If this year’s Lunabotics competition is any indication, there’s a bright future ahead for the surface of the moon — and below it.
The NASA-hosted challenge recently saw 39 teams of university students building lunar mining robots, which were tasked with digging up rocks in simulated regolith (the material making up the lunar surface) at a final competitive event.
The teams use NASA’s systems engineering process to design and build the robots at their home universities before heading to the Center for Space Education (CSE) in Florida, located on NASA’s Kennedy Space Center Visitor Complex, for the in situ demonstration of their robots. Announced on June 10, the grand prize — the Joe Kosmo Award for Excellence — went to the team from the University of Alabama, which scored the most points.
This year’s event marked the first time the competition has been held indoors, in a specially designed regolith simulant arena.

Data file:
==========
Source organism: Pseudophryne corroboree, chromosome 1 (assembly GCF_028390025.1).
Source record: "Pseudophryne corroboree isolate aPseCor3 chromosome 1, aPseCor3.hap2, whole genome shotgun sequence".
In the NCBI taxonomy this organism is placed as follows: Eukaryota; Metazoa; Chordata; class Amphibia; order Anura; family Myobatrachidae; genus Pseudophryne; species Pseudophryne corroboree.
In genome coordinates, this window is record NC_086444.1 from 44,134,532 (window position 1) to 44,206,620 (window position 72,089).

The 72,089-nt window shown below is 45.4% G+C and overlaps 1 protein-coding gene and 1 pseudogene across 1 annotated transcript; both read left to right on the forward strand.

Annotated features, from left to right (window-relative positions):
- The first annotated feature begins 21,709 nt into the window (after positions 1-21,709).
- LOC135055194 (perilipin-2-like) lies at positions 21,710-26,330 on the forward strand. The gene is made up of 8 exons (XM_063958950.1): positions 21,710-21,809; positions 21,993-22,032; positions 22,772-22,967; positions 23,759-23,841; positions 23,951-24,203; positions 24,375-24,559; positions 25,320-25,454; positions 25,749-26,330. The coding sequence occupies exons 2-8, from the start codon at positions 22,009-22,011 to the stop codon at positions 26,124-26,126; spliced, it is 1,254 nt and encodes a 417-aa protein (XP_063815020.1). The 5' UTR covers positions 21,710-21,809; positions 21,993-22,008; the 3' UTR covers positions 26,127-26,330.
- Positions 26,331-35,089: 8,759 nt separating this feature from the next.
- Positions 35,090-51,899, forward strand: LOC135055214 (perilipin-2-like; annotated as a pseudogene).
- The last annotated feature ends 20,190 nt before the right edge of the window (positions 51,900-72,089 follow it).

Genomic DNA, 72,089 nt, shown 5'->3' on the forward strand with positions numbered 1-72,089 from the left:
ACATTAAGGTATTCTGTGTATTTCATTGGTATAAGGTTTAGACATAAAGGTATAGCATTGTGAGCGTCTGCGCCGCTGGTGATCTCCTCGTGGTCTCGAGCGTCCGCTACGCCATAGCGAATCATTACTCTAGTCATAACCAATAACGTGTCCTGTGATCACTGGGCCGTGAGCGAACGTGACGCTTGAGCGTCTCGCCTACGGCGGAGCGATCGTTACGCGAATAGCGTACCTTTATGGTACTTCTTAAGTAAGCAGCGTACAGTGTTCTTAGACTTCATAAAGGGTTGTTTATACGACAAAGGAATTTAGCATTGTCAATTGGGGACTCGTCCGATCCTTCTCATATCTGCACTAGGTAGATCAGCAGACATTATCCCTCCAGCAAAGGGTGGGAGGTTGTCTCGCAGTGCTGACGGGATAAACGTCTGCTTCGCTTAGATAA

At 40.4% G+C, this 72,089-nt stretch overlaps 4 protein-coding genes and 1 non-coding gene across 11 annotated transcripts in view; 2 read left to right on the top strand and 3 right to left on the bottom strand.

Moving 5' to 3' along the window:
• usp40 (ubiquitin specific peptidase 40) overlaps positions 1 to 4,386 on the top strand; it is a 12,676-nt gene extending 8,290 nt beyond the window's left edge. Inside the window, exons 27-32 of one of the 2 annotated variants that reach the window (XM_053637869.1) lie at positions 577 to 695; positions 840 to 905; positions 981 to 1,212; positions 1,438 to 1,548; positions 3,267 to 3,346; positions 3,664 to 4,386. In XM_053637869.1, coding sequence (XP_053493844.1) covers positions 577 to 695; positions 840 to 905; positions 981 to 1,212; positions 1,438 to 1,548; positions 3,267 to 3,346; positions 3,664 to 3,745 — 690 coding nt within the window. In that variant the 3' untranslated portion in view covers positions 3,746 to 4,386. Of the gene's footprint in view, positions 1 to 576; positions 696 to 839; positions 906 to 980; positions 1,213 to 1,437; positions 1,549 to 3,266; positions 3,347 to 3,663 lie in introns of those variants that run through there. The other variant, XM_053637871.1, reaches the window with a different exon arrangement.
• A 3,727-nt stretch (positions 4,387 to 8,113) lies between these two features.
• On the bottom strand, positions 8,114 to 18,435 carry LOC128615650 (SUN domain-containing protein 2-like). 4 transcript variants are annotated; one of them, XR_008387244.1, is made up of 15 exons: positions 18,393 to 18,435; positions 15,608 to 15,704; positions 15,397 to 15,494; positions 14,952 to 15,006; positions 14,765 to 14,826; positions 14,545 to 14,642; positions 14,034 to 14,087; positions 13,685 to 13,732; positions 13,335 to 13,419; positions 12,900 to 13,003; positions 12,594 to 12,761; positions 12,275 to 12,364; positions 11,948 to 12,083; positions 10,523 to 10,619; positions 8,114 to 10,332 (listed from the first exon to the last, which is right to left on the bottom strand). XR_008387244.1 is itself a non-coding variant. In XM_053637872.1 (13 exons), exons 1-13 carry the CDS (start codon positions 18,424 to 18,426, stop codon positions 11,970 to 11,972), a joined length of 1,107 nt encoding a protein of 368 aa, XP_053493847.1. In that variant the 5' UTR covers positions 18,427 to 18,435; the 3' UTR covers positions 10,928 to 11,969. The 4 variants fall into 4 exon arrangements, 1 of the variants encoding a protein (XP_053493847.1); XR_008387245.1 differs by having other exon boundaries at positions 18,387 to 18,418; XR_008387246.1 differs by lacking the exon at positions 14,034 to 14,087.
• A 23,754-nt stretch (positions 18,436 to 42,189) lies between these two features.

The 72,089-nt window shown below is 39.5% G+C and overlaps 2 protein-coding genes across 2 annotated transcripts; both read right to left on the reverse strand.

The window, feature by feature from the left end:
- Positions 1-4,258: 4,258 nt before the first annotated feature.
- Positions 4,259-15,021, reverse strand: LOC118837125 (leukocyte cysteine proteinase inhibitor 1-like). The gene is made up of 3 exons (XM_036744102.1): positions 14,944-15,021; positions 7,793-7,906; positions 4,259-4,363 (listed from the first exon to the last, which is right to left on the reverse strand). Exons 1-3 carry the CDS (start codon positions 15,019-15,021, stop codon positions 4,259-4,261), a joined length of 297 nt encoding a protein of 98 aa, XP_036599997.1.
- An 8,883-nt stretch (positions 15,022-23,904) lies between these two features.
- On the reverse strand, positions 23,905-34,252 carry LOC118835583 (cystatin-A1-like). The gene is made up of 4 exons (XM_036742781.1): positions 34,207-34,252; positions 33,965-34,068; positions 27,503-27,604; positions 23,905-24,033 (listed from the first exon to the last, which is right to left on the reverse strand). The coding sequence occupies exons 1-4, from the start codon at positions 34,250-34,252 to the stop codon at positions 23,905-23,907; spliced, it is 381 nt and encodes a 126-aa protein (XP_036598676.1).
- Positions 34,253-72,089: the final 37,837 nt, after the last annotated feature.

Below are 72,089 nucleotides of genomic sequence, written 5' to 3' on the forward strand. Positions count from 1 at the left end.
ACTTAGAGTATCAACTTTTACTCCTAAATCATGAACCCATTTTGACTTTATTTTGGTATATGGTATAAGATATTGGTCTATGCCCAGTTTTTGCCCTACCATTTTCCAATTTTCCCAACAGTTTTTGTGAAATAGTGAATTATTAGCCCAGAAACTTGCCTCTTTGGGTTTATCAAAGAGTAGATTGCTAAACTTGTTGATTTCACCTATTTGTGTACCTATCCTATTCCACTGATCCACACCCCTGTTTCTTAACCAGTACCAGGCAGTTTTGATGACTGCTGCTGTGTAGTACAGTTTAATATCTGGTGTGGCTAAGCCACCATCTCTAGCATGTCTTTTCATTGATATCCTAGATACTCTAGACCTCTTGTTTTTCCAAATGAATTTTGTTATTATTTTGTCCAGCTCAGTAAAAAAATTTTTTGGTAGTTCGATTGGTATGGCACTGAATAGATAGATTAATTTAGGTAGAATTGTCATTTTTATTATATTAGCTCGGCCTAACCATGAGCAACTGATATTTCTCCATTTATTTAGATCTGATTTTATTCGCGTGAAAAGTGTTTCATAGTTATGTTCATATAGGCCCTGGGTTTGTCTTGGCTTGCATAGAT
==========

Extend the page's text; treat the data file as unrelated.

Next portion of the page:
“An interesting effect was that the regolith simulant was drier than when it was outdoors in a tent, so the competitors noticed a change in its shear strength, causing it to fluff up, making it harder to drive on — just like the Moon!” Robert Mueller, a senior technologist and principal investigator in Kennedy’s Exploration Systems and Development Office who co-founded the competition, said in a press release. He has also served as lead judge since the first event in 2010.
Despite the challenges facing the teams with these new conditions, the young engineers — many of whom were returning contestants — persevered. And they did more than mine rocks in the simulated regolith. The Lunabotics competition also includes public outreach and the submission of engineering papers. Awards are given across these additional categories, too.
“Just like the Apollo missions sparked a fire of curiosity and perseverance in the hearts of students so many years ago, Artemis is challenging this generation to dream bigger, think differently, innovate more critically, and be inspired like never before,” said Kennedy Space Center director Janet Petro. “We are looking to the next generation of STEM students and encouraging their innovation, determination, and imagination as we return to the Moon and explore beyond.”